Last night, my entire family and some friends came over for my first holiday party in my apartment, Matty Ray’s LatkeFest 2011. We dined on foods that were much loved when our grandmothers made them, and it was wonderful to have my grandfather leading all the prayers at age 85 (as he has done for as long as I can remember and for many years before that).
As I reflect this morning, I think of my students. Their families don’t have the money to hold such parties. They may not even have the space. Some of their grandparents are in different countries. Some of their siblings are, too.
I can’t imagine what that all must be like. Singing the prayers for lighting the candles last night, I thought about how lucky I am (despite whatever drama comes with the family). I am able to celebrate holidays comfortably with my family. We don’t need to worry about being able to afford gifts or decorations. We can plan to lavish the new babies that are arriving with attention, toys, and clothes. We can buy expensive cuts of meat without saving for months.
I am truly living on the opposite side of the tracks from my students, who can’t, at this moment, realistically expect any of these luxuries that I take for granted. It is hard for me to understand what that must be like and how their survival differs from my family’s thriving.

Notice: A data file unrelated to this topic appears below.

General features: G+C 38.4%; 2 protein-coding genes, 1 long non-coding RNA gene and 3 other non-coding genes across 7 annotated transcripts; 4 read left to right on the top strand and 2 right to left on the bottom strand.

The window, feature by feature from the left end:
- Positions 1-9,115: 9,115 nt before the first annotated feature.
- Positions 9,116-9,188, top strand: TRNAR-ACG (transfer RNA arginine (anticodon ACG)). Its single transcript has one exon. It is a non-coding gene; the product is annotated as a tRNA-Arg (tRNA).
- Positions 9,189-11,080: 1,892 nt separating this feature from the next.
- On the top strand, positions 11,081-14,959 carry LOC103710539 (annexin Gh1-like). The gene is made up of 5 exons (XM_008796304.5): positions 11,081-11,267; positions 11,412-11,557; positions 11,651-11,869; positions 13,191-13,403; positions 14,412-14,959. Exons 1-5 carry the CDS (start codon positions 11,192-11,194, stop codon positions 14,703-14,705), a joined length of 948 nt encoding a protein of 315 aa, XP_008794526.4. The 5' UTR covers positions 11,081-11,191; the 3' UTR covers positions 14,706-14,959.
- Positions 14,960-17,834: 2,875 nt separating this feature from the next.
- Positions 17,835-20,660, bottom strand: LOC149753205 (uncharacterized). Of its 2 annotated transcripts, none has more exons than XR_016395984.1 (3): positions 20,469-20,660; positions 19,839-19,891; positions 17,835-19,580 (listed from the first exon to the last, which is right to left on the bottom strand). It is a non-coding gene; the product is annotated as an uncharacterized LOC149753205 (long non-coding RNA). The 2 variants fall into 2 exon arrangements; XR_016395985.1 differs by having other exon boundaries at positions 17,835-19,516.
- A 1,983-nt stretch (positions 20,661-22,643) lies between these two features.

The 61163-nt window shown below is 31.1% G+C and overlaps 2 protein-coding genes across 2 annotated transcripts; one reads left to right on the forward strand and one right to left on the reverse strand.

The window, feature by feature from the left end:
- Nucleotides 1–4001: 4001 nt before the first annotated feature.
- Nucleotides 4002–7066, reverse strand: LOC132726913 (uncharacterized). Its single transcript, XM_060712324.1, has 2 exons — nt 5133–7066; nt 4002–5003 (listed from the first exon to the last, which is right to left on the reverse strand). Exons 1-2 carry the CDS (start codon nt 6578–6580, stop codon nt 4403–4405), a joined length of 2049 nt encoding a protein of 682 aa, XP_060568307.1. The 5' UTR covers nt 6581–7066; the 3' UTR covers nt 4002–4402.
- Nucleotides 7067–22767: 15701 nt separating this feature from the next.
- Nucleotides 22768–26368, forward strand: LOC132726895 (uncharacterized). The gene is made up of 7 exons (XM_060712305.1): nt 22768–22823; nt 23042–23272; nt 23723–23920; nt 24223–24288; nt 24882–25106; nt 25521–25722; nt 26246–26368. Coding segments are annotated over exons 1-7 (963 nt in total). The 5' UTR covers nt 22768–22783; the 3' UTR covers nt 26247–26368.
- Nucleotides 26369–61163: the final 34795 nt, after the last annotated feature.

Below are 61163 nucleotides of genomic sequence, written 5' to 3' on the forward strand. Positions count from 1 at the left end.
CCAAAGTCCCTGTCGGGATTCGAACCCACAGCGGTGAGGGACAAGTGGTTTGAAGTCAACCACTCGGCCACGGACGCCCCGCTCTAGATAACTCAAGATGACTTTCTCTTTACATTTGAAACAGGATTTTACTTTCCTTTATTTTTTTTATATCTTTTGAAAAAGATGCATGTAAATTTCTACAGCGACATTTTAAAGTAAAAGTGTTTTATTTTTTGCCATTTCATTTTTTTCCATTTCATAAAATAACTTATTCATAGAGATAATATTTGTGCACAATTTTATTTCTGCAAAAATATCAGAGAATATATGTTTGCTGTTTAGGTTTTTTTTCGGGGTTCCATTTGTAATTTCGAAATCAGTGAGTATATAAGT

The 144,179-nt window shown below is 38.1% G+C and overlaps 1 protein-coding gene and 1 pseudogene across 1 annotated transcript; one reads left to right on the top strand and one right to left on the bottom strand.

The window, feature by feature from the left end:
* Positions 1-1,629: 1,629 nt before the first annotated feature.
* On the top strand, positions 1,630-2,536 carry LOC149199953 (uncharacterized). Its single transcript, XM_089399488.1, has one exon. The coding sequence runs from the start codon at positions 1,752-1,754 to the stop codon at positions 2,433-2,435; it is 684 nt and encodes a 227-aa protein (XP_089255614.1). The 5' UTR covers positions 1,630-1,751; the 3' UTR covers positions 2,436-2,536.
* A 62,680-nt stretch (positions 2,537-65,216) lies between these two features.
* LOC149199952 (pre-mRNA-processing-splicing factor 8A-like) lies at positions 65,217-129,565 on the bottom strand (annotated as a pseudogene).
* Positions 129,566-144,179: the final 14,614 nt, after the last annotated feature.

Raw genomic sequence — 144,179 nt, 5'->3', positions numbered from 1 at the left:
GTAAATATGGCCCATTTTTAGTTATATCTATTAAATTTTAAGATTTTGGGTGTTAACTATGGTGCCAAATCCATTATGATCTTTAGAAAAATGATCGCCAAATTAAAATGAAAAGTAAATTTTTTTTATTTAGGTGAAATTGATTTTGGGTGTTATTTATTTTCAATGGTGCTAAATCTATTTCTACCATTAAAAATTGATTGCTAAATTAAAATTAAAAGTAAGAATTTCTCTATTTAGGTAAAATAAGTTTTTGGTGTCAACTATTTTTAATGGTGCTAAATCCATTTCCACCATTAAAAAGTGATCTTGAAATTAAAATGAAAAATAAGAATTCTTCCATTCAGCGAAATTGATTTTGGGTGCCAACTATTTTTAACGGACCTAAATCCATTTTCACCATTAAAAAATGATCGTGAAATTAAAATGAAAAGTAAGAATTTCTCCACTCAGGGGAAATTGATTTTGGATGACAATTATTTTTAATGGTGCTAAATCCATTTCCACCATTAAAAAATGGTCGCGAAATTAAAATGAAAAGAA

But I must try.
Hanukkah 2011 by Jeffrey Ray is licensed under a Creative Commons Attribution-NonCommercial-NoDerivs 3.0 Unported License.
Based on a work at photomatt7.files.wordpress.com.
It's Hanukkah, and miracles are in the offing.
Today is the first full day of Hanukkah. On Hanukkah, we celebrate two miracles. One is the fact that the outnumbered Maccabee army defeated the Syrian army. The other is that, as they recaptured and defended the temple, a day’s worth of oil wound up lighting the lamp for a full eight days.
The well-known dreidel game (in which you spin a top adorned with four Hebrew letters – nun, gimel, hay, shin) alludes to these miracles. The letters stand for the Hebrew words, “Nes gadol haya sham” which, in English, means “A great miracle happened there.”
I have dreaded test prep in my classroom, but now that we have begun in earnest, I must say, it is not going as badly as I expected. Some kids are almost intuitively grasping the concepts of main idea and supporting details (including some I hadn’t anticipated). Importantly, with a variety of interesting texts to read and work through, investment (at this point) is high. I think it will remain so as long as I’m not ramming it down their throats with text that is too difficult. Frustration would then set in.
In math this week, we have worked on some very difficult word problems. We started with two-step problems that involve using addition (or multiplication) and then a second round of addition. We have also worked on missing factor problems that require some sophisticated array building and analysis. The more we work on these problems, the clearer they become for the students.
It’s early, but all this makes me think that come the end of the year, when we see students levels and grades, people who don’t expect much might just be saying, “A great miracle happened there.”